Q     RC 0
   Qf      t       Qf        t                      Q f  Qi et / RC
 ln                  exp  
    Qi    RC       Qi        RC 
                                 
                                                    Exponential decay!
 12/15/2011             Physics 122B - Lecture 17                             8
             RC Exponential Decay
               t / RC           t / 
 Q(t )  Q0e              Q0e
                                                                                     t
                                                       dQ(t ) Q0                
                                              I (t )                       e      RC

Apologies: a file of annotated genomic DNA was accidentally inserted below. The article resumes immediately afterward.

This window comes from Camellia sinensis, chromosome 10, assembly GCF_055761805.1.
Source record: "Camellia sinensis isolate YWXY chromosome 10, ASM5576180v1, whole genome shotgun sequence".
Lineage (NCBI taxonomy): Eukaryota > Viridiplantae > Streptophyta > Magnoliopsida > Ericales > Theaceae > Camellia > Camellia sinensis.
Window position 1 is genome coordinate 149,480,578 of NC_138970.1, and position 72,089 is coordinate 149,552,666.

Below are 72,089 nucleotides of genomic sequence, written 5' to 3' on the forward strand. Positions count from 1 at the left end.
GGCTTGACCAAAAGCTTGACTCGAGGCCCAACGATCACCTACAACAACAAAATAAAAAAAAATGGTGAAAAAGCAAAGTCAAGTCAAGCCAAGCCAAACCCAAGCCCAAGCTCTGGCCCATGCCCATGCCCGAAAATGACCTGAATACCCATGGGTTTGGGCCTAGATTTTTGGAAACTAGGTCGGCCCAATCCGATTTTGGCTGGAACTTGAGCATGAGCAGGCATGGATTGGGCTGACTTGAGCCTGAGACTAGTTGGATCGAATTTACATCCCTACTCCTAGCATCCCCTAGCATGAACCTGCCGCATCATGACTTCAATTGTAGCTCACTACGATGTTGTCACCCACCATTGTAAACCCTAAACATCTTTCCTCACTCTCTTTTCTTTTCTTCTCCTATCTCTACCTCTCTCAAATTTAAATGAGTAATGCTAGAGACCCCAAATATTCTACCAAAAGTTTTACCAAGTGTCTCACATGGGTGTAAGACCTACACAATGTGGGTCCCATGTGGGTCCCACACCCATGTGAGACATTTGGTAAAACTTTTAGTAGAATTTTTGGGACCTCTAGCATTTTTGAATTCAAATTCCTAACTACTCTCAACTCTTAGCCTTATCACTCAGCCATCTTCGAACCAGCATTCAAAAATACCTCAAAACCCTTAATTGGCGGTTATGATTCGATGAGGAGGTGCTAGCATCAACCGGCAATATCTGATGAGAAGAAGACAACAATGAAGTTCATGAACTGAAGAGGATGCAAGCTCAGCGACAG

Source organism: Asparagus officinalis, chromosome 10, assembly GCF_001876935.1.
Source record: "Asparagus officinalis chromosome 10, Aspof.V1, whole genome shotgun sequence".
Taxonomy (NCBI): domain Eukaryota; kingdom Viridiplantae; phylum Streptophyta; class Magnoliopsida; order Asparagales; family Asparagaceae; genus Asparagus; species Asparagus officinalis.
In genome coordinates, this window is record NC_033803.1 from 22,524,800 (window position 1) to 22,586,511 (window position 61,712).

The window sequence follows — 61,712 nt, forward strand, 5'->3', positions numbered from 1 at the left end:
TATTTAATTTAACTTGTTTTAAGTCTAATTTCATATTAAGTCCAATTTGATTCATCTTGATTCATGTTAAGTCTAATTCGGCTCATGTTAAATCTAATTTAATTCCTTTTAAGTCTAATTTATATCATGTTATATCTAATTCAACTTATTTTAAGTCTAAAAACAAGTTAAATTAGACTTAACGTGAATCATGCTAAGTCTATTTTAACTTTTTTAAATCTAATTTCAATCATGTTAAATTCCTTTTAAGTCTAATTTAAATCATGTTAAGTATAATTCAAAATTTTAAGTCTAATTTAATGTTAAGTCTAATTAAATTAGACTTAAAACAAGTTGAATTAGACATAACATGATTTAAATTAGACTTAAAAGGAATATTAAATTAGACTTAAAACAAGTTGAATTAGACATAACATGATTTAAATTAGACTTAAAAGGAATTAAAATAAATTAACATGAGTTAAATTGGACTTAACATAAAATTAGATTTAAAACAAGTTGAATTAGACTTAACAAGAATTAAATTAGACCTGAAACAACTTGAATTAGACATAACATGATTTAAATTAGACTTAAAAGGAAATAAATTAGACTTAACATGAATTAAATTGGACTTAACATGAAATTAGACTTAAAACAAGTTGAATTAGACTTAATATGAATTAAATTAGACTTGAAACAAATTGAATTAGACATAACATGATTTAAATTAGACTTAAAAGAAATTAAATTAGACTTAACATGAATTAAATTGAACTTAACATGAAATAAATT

dt          RC
 Define RC time constant:   RC
                                                      I 0 e  t / RC  I 0 e  t /
   1/ e  1/ 2.71828  0.367879
                                                           I0 Q0/RC




12/15/2011                 Physics 122B - Lecture 17                                     9
               Charging Capacitors:
                 Early and Late
    Initially, when a switch closes there is a potential difference of 0 V
across an uncharged capacitor. After a long time, the capacitor reaches
its maximum charge and there is no current flow through the capacitor.
Therefore, at t=0 the capacitor behaves like a short circuit (R=0), and at
t=∞ the capacitor behaves like at open circuit (R=∞).

   Example:
                                                               100 V       100 V



                                12.5 A

                                                                            100 V
                                            2.5 A   10 A        0 V


         Circuit                     at t=0                            at t=∞
                          Calculate initial currents.      Calculate final potentials.